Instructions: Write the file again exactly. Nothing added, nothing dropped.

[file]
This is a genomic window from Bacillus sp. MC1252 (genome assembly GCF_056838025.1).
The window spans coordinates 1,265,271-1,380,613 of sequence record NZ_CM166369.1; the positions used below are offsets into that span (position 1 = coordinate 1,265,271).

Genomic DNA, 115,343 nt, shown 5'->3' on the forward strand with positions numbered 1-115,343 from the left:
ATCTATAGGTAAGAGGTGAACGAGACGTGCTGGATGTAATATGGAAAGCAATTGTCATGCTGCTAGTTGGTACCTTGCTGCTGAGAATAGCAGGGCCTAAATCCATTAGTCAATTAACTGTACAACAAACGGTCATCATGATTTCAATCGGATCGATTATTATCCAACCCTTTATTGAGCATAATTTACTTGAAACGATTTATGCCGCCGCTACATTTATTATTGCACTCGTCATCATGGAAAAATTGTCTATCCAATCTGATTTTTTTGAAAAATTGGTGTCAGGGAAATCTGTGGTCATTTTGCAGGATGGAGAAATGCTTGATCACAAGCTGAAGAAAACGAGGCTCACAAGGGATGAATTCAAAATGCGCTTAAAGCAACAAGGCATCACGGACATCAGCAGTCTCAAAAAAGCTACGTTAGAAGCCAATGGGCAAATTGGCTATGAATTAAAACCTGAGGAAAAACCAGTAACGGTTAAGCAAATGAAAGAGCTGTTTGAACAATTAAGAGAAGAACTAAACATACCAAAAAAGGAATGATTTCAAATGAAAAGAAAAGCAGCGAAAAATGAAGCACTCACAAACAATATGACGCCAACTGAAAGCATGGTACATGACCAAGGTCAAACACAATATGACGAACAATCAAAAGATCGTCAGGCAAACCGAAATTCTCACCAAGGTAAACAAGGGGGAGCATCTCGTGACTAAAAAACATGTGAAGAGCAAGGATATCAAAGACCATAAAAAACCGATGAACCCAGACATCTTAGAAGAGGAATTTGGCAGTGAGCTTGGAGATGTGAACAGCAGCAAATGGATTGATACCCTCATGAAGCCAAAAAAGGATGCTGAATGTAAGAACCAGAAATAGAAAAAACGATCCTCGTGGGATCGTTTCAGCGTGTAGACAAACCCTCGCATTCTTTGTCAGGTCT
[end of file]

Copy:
This is a genomic window from Bacillus sp. MC1252 (genome assembly GCF_056838025.1).
The window spans coordinates 1,265,271-1,380,613 of sequence record NZ_CM166369.1; the positions used below are offsets into that span (position 1 = coordinate 1,265,271).

Genomic DNA, 115,343 nt, shown 5'->3' on the forward strand with positions numbered 1-115,343 from the left:
ATCTATAGGTAAGAGGTGAACGAGACGTGCTGGATGTAATATGGAAAGCAATTGTCATGCTGCTAGTTGGTACCTTGCTGCTGAGAATAGCAGGGCCTAAATCCATTAGTCAATTAACTGTACAACAAACGGTCATCATGATTTCAATCGGATCGATTATTATCCAACCCTTTATTGAGCATAATTTACTTGAAACGATTTATGCCGCCGCTACATTTATTATTGCACTCGTCATCATGGAAAAATTGTCTATCCAATCTGATTTTTTTGAAAAATTGGTGTCAGGGAAATCTGTGGTCATTTTGCAGGATGGAGAAATGCTTGATCACAAGCTGAAGAAAACGAGGCTCACAAGGGATGAATTCAAAATGCGCTTAAAGCAACAAGGCATCACGGACATCAGCAGTCTCAAAAAAGCTACGTTAGAAGCCAATGGGCAAATTGGCTATGAATTAAAACCTGAGGAAAAACCAGTAACGGTTAAGCAAATGAAAGAGCTGTTTGAACAATTAAGAGAAGAACTAAACATACCAAAAAAGGAATGATTTCAAATGAAAAGAAAAGCAGCGAAAAATGAAGCACTCACAAACAATATGACGCCAACTGAAAGCATGGTACATGACCAAGGTCAAACACAATATGACGAACAATCAAAAGATCGTCAGGCAAACCGAAATTCTCACCAAGGTAAACAAGGGGGAGCATCTCGTGACTAAAAAACATGTGAAGAGCAAGGATATCAAAGACCATAAAAAACCGATGAACCCAGACATCTTAGAAGAGGAATTTGGCAGTGAGCTTGGAGATGTGAACAGCAGCAAATGGATTGATACCCTCATGAAGCCAAAAAAGGATGCTGAATGTAAGAACCAGAAATAGAAAAAACGATCCTCGTGGGATCGTTTCAGCGTGTAGACAAACCCTCGCATTCTTTGTCAGGTCT